Gardening food crops in containers has numerous benefits. It allows you to keep plants intolerant to heat and cold indoors as needed, create micro-climates for demanding crops, grow food without risk of lead contamination, and tend an entire garden in a limited space. Maintaining a container garden can be costly and demanding; but it needn't be. The best feature of container grown food is, after all, ultimate flexibility.
Because of the infinite variety of container gardens, a single tutorial will not suit all gardeners. Instead, consider the list of common steps and guidelines below.
Choose your location.It is recommended that plants stay close to the gardener. This will allow for better observation, easy access, and a greater likelihood of involvement. Plants kept close to a wall exposed to sunlight (typically the south-facing wall) could both utilize the extra hours of light and serve to cool the building by providing shade and moisture. However, it is always best to keep plants out of the lead-dust "Drip Zone" created by deteriorating building materials and paint. To reduce the risk of lead in garden soil, place plants about six feet away from the walls of older residences, driveways and roads.
Know your environment. The standard rule for fruit and vegetable gardens is to allow plants about six hours of sunlight. If the location of your container garden will receive less than this, you will need to make some accommodations. You may need to opt for different crops, devise a method by which you can move the containers during the day or redirect sunlight. You should also consider wind blocks if your plants will be exposed (as in roof-top gardens) or mulching if the plants are likely to be battered by extreme heat from sources like hot concrete or long periods of direct sunlight.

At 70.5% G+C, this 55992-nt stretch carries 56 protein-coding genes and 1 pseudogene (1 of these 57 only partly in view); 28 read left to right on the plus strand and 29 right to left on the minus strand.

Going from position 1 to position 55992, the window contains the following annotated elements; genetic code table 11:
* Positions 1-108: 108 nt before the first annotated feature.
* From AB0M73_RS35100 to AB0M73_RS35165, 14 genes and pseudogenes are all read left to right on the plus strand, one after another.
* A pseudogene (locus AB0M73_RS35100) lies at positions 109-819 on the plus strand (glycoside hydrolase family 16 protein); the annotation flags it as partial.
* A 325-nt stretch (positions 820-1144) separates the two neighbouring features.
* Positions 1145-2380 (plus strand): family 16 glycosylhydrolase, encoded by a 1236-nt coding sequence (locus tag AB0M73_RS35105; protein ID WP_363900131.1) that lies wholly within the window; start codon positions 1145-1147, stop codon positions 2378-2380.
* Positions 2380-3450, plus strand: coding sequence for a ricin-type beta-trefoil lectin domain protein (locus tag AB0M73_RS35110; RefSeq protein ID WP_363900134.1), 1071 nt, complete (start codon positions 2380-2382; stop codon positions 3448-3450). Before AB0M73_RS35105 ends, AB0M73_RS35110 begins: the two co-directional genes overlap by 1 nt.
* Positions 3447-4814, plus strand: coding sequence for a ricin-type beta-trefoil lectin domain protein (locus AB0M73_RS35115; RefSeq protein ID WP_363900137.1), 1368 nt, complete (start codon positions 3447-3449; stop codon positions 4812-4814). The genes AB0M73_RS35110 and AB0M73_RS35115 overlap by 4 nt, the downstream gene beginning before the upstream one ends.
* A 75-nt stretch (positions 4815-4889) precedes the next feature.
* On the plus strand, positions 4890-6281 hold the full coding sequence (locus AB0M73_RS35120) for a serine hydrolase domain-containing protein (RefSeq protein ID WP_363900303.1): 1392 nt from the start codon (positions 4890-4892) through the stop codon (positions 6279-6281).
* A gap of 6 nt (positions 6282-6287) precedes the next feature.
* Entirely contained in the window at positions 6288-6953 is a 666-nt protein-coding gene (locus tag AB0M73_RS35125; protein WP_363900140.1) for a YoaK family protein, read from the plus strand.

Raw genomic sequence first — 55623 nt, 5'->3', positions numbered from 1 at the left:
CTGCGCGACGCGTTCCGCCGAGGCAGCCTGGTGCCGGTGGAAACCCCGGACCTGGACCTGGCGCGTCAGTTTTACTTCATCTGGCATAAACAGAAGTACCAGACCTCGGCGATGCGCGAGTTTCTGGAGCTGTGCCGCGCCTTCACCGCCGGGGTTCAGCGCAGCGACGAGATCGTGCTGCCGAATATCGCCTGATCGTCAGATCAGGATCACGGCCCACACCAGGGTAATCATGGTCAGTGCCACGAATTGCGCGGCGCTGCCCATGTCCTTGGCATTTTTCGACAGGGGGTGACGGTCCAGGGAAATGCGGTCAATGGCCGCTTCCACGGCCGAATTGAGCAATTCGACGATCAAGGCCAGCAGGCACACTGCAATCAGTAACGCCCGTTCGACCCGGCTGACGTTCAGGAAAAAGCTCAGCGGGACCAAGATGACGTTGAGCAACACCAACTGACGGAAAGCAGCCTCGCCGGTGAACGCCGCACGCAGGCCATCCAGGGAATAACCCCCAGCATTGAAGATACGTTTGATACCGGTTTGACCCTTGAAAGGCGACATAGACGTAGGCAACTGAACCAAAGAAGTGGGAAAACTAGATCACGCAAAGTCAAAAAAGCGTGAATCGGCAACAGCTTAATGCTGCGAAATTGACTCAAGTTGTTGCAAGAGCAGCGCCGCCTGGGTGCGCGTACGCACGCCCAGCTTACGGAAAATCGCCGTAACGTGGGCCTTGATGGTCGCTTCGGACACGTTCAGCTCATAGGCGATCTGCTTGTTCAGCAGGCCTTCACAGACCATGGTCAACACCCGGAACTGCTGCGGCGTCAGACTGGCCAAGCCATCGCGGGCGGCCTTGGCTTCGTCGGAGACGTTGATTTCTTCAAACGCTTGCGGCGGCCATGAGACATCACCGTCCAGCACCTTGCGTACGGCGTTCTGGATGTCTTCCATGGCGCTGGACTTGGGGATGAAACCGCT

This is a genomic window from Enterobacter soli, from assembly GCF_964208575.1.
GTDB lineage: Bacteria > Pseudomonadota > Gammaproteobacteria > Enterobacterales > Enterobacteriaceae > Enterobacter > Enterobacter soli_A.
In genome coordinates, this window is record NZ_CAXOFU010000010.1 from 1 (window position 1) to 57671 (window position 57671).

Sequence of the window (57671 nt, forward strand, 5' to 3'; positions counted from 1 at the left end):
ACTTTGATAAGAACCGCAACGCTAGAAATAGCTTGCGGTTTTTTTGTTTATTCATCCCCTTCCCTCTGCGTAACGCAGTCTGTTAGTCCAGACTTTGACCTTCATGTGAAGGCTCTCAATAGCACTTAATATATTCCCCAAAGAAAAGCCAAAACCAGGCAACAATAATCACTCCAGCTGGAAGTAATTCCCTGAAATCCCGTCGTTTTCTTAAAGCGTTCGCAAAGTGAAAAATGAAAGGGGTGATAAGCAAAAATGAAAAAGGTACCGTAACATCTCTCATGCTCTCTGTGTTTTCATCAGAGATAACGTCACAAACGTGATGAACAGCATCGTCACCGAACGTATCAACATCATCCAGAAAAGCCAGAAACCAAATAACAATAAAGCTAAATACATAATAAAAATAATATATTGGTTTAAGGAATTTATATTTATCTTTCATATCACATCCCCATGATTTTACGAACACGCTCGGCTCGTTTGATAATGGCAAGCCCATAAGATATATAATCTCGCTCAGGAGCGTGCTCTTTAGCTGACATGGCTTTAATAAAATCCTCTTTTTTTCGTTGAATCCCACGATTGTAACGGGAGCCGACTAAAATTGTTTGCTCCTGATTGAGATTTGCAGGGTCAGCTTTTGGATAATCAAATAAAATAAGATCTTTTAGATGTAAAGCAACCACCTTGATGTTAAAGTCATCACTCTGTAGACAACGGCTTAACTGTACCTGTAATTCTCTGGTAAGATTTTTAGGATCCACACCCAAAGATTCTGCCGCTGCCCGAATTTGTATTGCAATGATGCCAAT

Select crop varieties with care. Not all fruits and vegetables will perform their best in a container. Look for plants with smaller root systems, or plants that are known "patio" or container varieties. Even if you choose to plant a crop that prefers more depth or surface area, it may still produce a considerable amount of food while growing in a small space; the amount harvested could just be notably less.
Prepare the containers. Containers vary greatly. They may be self-watering, doubled, heat-retaining or releasing, hanging, stacking, temporary, tiny or enormous. No matter what type you choose, it must meet two basic requirements; it should be clean and it should drain well. To wash a pot, use soap or a vinegar solution and, after a thorough scrubbing, rinse very well. Every container that will encase roots and soil should have a draining mechanism. Most often, this will simply be a few holes at the container's base. Puncture holes yourself if needed. Once a drainage system is in place, no further aid is required. The soil will drain best if nothing obscures its connection to the drainage site.
Pot your seeds or transplants. Moisten the soil and allow to drain somewhat. Sow seeds directly or install transplants with care. Many plants can coexist in a single container if the growing space is ample, though you should always be aware of plants' light, water and soil requirements to ensure compatibility. Water lightly once seeds or transplants are in place.